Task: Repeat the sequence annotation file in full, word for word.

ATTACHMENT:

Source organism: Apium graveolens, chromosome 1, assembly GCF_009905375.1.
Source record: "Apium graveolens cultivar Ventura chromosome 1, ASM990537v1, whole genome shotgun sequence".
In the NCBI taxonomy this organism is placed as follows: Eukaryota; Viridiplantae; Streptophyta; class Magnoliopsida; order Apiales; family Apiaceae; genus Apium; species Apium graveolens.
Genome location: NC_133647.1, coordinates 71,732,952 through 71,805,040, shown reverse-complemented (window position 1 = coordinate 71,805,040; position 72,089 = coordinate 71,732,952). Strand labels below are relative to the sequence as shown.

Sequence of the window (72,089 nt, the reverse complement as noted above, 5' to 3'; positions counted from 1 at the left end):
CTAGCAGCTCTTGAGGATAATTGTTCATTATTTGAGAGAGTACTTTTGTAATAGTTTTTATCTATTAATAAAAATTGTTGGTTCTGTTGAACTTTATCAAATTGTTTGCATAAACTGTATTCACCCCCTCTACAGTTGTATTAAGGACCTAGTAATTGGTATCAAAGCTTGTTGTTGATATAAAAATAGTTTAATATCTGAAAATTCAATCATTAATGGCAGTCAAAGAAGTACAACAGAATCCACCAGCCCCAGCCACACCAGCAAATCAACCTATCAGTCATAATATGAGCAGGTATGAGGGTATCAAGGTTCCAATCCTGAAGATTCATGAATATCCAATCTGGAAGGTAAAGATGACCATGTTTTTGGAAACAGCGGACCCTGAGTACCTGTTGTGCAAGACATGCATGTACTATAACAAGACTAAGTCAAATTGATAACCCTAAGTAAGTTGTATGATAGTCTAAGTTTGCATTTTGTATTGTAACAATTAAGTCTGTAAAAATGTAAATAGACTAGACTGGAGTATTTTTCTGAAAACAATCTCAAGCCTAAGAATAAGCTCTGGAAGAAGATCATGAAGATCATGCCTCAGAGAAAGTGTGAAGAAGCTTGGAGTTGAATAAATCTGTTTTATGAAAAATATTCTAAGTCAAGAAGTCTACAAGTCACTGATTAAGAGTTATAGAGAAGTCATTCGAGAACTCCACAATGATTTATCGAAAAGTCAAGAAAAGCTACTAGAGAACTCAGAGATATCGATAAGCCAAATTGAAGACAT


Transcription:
Source organism: Apium graveolens, chromosome 1, assembly GCF_009905375.1.
Source record: "Apium graveolens cultivar Ventura chromosome 1, ASM990537v1, whole genome shotgun sequence".
In the NCBI taxonomy this organism is placed as follows: Eukaryota; Viridiplantae; Streptophyta; class Magnoliopsida; order Apiales; family Apiaceae; genus Apium; species Apium graveolens.
Genome location: NC_133647.1, coordinates 71,732,952 through 71,805,040, shown reverse-complemented (window position 1 = coordinate 71,805,040; position 72,089 = coordinate 71,732,952). Strand labels below are relative to the sequence as shown.

Sequence of the window (72,089 nt, the reverse complement as noted above, 5' to 3'; positions counted from 1 at the left end):
CTAGCAGCTCTTGAGGATAATTGTTCATTATTTGAGAGAGTACTTTTGTAATAGTTTTTATCTATTAATAAAAATTGTTGGTTCTGTTGAACTTTATCAAATTGTTTGCATAAACTGTATTCACCCCCTCTACAGTTGTATTAAGGACCTAGTAATTGGTATCAAAGCTTGTTGTTGATATAAAAATAGTTTAATATCTGAAAATTCAATCATTAATGGCAGTCAAAGAAGTACAACAGAATCCACCAGCCCCAGCCACACCAGCAAATCAACCTATCAGTCATAATATGAGCAGGTATGAGGGTATCAAGGTTCCAATCCTGAAGATTCATGAATATCCAATCTGGAAGGTAAAGATGACCATGTTTTTGGAAACAGCGGACCCTGAGTACCTGTTGTGCAAGACATGCATGTACTATAACAAGACTAAGTCAAATTGATAACCCTAAGTAAGTTGTATGATAGTCTAAGTTTGCATTTTGTATTGTAACAATTAAGTCTGTAAAAATGTAAATAGACTAGACTGGAGTATTTTTCTGAAAACAATCTCAAGCCTAAGAATAAGCTCTGGAAGAAGATCATGAAGATCATGCCTCAGAGAAAGTGTGAAGAAGCTTGGAGTTGAATAAATCTGTTTTATGAAAAATATTCTAAGTCAAGAAGTCTACAAGTCACTGATTAAGAGTTATAGAGAAGTCATTCGAGAACTCCACAATGATTTATCGAAAAGTCAAGAAAAGCTACTAGAGAACTCAGAGATATCGATAAGCCAAATTGAAGACAT